More generally, it is increasingly well recognized that the evidence base of science not only includes published articles, community datasets (and benchmarks); but also may extends to scientific software, replication data, workflows, and even electronic lab notebooks. The article produced at the end is simply a summary description of one pathway the evidence reflected in theses scientific objects. Validating, reproducing, and building on science may increasingly require access to, search over, and understanding of this entire complex set.
Julia Flanders, who is the Director of the Digital Scholarship Group in the Northeastern University Library, and a Professor of Practice in Northeastern’s English Department gave a talk on Jobs, Roles, Skills, Tools: Working in the Digital Academy as part of the Program on Information Science Brown Bag Series.
In the talk, illustrated by the slides below, Julia discusses the evolving landscape of digital humanities (and digital scholarship more broadly) and considers the relationship between technology, tool development, and professional roles.
In her abstract, Julia summarizes as follows:
Twenty-five years ago, jobs in humanities computing were largely interstitial: located in fortuitous, anomalous corners and annexes where specific people with idiosyncratic skill profiles happened to find a niche. One couldn’t train for such jobs, let alone locate them in a market. The emergence of the field of “digital humanities” since that time may appear to be a disciplinary and methodological phenomenon, but it also has to do with labor: with establishing a new set of jobs for which people can be trained and hired, and which define the contours of the work we define as “scholarship.”
In the research described in her talk Julia identifies seven different roles involved in digital humanities scholarship: developer, administrator, manager, scholar, analyst, data creator, and information manager. She then describes the various skills and metaknowledge required for each and how these roles interact.
(I will note here that the libraries and press have conducted complementary research and engaged in standardization around describing contributorship roles. For more information on this see the Project CREDIT site.)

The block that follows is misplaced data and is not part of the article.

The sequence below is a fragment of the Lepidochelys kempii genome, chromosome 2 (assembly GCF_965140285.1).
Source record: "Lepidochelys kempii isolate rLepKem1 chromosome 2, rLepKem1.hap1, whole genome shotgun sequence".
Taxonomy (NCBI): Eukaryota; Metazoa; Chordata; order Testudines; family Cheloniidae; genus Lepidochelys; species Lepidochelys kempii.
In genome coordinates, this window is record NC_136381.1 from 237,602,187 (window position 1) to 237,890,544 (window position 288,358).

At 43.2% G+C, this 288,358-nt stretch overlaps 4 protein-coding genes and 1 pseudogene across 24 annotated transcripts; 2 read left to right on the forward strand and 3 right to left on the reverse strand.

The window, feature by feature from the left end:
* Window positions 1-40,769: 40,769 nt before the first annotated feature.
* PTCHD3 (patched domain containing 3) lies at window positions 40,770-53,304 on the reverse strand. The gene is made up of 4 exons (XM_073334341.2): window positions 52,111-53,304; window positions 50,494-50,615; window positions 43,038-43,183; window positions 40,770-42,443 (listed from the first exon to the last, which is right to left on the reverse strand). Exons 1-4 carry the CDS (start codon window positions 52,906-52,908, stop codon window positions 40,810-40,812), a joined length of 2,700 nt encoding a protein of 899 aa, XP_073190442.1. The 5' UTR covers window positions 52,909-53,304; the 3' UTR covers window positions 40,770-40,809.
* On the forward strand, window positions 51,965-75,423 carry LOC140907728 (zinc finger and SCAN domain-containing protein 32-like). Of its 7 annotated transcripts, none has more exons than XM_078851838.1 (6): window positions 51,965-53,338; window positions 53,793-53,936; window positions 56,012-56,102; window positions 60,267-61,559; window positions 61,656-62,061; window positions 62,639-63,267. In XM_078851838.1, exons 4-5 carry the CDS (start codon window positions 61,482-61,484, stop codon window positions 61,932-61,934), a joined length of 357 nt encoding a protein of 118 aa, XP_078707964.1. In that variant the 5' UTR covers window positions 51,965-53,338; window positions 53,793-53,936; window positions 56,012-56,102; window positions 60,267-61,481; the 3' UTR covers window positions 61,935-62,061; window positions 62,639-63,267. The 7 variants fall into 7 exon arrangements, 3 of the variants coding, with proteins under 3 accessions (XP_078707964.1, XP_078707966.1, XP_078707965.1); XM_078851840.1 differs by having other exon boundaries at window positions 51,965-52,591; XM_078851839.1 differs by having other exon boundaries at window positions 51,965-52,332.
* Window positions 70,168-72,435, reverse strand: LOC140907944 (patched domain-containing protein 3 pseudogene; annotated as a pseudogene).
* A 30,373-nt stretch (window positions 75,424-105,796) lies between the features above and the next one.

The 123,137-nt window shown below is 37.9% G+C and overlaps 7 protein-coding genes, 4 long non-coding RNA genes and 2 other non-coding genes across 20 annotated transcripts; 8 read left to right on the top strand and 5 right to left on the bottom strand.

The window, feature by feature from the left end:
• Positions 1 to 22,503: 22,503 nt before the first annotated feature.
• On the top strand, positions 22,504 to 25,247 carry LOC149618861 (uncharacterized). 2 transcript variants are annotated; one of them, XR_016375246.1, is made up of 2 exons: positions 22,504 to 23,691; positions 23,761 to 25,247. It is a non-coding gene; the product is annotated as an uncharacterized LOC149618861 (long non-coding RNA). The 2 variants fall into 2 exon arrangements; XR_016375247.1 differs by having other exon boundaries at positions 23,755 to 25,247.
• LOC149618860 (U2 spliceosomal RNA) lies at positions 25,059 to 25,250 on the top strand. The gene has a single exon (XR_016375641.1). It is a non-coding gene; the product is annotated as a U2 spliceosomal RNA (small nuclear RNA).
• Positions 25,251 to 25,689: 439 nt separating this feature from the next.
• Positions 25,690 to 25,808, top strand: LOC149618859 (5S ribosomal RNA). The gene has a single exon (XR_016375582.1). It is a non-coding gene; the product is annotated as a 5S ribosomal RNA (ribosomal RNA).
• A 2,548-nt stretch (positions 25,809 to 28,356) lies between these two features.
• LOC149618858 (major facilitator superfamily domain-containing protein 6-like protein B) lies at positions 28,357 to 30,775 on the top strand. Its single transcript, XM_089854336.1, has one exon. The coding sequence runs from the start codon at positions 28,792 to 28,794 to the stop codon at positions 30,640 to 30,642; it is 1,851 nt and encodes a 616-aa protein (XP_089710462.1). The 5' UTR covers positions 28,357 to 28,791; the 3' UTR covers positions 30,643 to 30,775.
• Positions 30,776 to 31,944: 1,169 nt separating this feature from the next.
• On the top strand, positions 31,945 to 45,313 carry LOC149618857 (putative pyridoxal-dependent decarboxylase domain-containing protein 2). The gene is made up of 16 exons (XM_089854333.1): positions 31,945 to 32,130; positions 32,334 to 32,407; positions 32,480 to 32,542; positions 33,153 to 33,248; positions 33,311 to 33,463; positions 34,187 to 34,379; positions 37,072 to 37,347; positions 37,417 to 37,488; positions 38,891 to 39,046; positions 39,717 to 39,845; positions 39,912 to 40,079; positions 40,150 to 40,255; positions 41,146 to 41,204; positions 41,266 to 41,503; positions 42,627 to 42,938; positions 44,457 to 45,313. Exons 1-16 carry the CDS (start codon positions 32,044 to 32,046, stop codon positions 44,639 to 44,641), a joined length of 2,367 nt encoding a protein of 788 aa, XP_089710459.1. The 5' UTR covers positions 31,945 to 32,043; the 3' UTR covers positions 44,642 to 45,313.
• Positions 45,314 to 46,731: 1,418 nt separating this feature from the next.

The talk notes the tensions that develop when these roles are out of balance in a project, and particularly the need for balance among scholar, developer, and anlayst roles. Her talk notes that a combination of scholar, developer, and analyst in a single person is very productive but rare. More typically, early career researchers start as data creators/coders, learn a particular tool set, and evolve into scholars. In the absence of a strong analyst role this creates “a peculiar relationship with tools: a kind of distance (on the scholar’s part) and on the other hand an intensive proximity (on the coder’s part) that may not yet have critical distance or meta-knowledge: the awareness needed to use the tools in a fully knowing way.”
Observing commercial and research software development projects over thirty years — one of the most common causes of catastrophic failure is the gap between the developer’s understanding of the problem being solved and the customer’s understanding of the same problem. A good analyst (often holding a “product manager” title in the corporate world) has the skills to understand both the business and technical domains sufficiently to probe for these misunderstandings and ensure that discussion converges to a common understanding. In addition the analyst aids in abstracting both the technical and domain problems so that the eventual software solution not only meets the needs of the small number of customers in the loop, but is broad enough for a target community. Moreover, librarians often have knowledge in components of the technical domain and in the subject domain — which can serve libraries with particular competitive advantage in developing people in these critical bridge roles.